I grimace at the tinge of worry in her voice. A few years ago, when I was getting very close with Suzanne, we had a few too many drinks at her house and I confessed everything. Everything. I begged her to help me. I told her I wanted to go to the police, but I couldn’t. Not without anyone supporting me.

We talked for hours. Suzanne had held my hand and sworn to me it was going to be okay. She told me to go home and we would figure this out together. I cried with relief, believing my nightmare was finally over.

But when I got home, Andy was waiting for me.

Apparently, every time I made a new friend, Andy sought out that friend. He sat down with them and clued them in to my history of mental health problems. He told them what I had tried to do years earlier. And he told them if they had any reason for concern to call him immediately. Because I might be having another episode.

Unbeknownst to me, Suzanne had slipped away briefly during our conversation, under the guise of needing the bathroom, and she called Andy. She warned him that I was having delusions again. So when I came home, he was ready for me. It was another two-month stay at Clearview, where I discovered at least one of the directors was a golfing buddy of his father.

When I got out, Suzanne apologized profusely. I was just

worried about you, Nina. I’m so glad you got help. I forgave her, of course. She was tricked the same way I was. But it was never the same between us again after that. And I was never able to trust anyone ever again.

“So I’ll see you Friday, right?” Suzanne says. “At the school play.”

“Sure,” I say. “What time does it start again?”

Suzanne doesn’t answer me, suddenly distracted by something.

“Does it start at seven?” I press her. “Mm-hmm,” she says.

I glance over her shoulder to see what has grabbed her attention. I roll my eyes when I figure it out. It’s Enzo, the local landscaper who we hired to work on our yard a couple of months ago. He does a good job—always works hard and never makes excuses—and he’s admittedly pretty easy on the eyes. But it’s crazy the way everyone who comes to our house when he’s working slobbers over him and then suddenly remembers they have some yard work they need done.

“Wow,” Suzanne breathes. “I heard your yard guy was hot, but damn.”

I roll my eyes. “He just works on our lawn—that’s it. He doesn’t even speak English.”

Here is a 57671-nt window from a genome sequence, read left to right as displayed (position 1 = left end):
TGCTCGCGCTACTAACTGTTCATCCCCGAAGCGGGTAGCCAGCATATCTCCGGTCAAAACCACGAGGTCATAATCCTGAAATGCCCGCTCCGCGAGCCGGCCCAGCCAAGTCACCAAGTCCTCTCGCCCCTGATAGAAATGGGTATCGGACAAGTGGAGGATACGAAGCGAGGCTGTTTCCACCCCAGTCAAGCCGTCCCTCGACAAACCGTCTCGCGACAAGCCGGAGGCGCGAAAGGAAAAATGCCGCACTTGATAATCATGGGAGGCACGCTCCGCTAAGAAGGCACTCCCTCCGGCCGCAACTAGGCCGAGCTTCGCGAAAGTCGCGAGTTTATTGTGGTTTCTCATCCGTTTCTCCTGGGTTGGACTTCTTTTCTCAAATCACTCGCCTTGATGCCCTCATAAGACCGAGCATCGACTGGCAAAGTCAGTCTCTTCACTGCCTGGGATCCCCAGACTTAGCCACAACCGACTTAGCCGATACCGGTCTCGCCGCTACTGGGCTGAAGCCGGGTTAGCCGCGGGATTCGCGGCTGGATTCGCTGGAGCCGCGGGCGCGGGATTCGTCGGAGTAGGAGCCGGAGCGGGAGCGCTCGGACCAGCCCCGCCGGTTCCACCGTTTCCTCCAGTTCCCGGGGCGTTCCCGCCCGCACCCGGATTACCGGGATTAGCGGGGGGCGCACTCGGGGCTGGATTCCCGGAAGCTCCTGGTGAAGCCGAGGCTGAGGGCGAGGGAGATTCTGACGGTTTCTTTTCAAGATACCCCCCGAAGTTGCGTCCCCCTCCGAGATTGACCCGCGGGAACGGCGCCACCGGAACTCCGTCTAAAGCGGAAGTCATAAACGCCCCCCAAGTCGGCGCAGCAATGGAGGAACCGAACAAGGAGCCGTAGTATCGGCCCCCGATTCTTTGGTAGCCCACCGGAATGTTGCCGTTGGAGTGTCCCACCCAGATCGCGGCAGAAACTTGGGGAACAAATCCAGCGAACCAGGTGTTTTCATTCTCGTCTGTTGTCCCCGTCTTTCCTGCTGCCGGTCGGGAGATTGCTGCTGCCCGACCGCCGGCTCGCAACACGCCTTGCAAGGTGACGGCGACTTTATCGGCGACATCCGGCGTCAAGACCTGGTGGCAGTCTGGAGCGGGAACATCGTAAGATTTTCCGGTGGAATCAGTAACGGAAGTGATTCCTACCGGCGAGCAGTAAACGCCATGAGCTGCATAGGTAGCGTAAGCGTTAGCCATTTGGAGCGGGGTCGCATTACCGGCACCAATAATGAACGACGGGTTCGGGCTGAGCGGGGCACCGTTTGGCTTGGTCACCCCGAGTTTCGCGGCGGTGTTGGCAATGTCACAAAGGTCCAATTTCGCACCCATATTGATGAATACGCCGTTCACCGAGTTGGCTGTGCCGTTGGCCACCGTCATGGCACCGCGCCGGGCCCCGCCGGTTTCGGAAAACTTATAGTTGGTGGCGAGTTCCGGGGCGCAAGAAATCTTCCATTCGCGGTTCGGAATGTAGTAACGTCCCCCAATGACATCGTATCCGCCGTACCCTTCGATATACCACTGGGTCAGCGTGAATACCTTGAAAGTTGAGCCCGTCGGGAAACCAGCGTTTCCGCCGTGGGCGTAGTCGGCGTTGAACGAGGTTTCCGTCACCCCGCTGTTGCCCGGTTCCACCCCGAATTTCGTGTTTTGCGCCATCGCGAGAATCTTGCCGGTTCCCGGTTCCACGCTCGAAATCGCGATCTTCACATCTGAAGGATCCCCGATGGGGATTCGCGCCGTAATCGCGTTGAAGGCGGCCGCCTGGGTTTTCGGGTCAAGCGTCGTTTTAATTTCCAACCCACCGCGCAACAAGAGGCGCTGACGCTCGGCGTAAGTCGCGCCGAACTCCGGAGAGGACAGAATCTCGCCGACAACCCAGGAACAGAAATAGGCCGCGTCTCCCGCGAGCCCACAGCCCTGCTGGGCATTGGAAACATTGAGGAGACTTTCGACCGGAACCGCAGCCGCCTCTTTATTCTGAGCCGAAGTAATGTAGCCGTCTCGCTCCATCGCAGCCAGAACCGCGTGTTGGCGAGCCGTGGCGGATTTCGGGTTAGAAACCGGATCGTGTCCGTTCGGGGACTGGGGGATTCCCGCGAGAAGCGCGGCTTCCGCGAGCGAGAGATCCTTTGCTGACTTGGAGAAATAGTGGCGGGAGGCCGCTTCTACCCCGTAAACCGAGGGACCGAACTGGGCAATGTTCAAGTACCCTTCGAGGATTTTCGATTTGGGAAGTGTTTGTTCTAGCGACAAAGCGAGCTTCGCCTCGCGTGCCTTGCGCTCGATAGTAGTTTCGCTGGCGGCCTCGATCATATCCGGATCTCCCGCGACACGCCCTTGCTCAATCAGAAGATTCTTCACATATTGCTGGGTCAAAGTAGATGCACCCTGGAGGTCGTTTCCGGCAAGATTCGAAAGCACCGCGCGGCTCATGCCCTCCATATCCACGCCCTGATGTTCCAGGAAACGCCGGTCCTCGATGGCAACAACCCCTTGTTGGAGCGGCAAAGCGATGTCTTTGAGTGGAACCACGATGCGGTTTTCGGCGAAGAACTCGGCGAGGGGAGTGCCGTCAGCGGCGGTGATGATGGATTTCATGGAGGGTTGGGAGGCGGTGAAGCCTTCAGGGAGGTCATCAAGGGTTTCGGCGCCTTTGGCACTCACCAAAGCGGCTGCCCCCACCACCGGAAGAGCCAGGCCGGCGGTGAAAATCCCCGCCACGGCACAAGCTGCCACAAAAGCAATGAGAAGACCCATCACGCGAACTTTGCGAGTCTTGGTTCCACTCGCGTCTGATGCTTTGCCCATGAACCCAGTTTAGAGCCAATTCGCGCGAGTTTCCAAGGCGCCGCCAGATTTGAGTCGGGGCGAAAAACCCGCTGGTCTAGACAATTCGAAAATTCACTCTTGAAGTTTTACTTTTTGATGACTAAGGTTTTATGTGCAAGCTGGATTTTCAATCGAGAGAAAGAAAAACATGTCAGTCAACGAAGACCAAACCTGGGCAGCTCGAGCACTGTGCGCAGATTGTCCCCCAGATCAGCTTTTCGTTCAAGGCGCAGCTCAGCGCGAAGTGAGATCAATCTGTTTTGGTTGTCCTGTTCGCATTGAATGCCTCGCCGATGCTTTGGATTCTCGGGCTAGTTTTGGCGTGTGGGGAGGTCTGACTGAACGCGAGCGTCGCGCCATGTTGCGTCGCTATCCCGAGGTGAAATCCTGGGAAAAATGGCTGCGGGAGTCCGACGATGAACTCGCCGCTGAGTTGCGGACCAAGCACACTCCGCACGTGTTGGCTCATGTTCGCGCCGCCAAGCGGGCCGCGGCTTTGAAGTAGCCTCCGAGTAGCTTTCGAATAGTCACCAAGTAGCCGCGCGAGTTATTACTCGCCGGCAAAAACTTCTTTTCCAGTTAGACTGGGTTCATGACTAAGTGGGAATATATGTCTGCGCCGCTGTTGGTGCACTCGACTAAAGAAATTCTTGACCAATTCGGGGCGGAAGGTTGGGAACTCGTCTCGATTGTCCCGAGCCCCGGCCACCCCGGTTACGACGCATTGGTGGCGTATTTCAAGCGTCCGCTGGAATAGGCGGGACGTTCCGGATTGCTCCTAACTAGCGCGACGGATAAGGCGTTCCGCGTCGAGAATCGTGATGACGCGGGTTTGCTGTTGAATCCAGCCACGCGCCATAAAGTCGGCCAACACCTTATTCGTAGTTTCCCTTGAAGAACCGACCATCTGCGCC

“I’m okay with that,” Suzanne says. “Hell, that might be a plus.”

She won’t let up until I hand over Enzo’s phone number. Not that I mind. He seems like a nice enough guy, and I’m glad he’s getting some extra business. Even if it’s only because he’s hot, and not because of what he does.

When I get out of the car and pass through the gates, Enzo looks up from his hedge clippers and waves his hand in greeting. “Ciao, Señora.”

I return his smile. “Ciao, Enzo.”

I like Enzo. Even though he doesn’t speak any English, he seems like a kind person—you can just tell. He plants all these beautiful flowers in our yard. Cece sometimes watches him, and when she asks him about the flowers, he patiently points to them and says their names. She repeats the names, and he nods and smiles. A few times she asked

if she could help him, and he looked at me and asked, “Is okay?” When I agreed, he gave her a job to do in the flower bed, even though it probably slowed him down.

He has tattoos all over his upper arms, mostly concealed by his shirt. One time when I was watching him work, I saw the name Antonia etched in a heart on his biceps. It made me wonder who Antonia was. I’m pretty sure Enzo isn’t married.

There’s something about him. If only he spoke English, I feel like I could confide in him. That he might be the one person who would believe me. Who might actually help me. I stand there, watching him clip our hedges. I haven’t worked since the day I moved in here—Andy won’t let me. I miss it. Enzo would understand. I know he would. Too bad he doesn’t speak any English. But in a way, that makes it easier to confide in him. Sometimes I feel like if I don’t say

the words out loud, I’m going to lose my mind for real.

“My husband is a monster,” I say aloud. “He tortures me. He holds me hostage in the attic.”

Enzo’s shoulders stiffen. He lowers his clippers, his brow furrowed. “Señora… Nina…”

My stomach turns to ice. Why did I say that? I should never have said those words. It’s just that I knew he wouldn’t understand me, and I felt like I needed to tell somebody who wouldn’t rat me out to Andy. I thought it would be safe to tell Enzo. After all, he doesn’t even know English. But when I look into his dark eyes, there’s understanding there.

“Never mind,” I say quickly.

He takes a step toward me, and I shake my head, backing away. I made a huge mistake. Now I’m probably going to have to fire Enzo.

But then he seems to get it. He picks up his clippers again and goes back to work.

I hurry into the house as fast as I can and slam the door behind me. Right by the window, there’s a spectacular

arrangement of flowers. I would say every color of the rainbow represented. Andy brought it home last night from work to surprise me, to show me what a spectacular husband he is when I am “well behaved.”

I peer beyond the flowers out the window into the front yard. Enzo is still working out there, the sharp clippers in his gloved hands. But he pauses for a moment and looks up at the window. Our eyes meet for a split second.

And then I look away.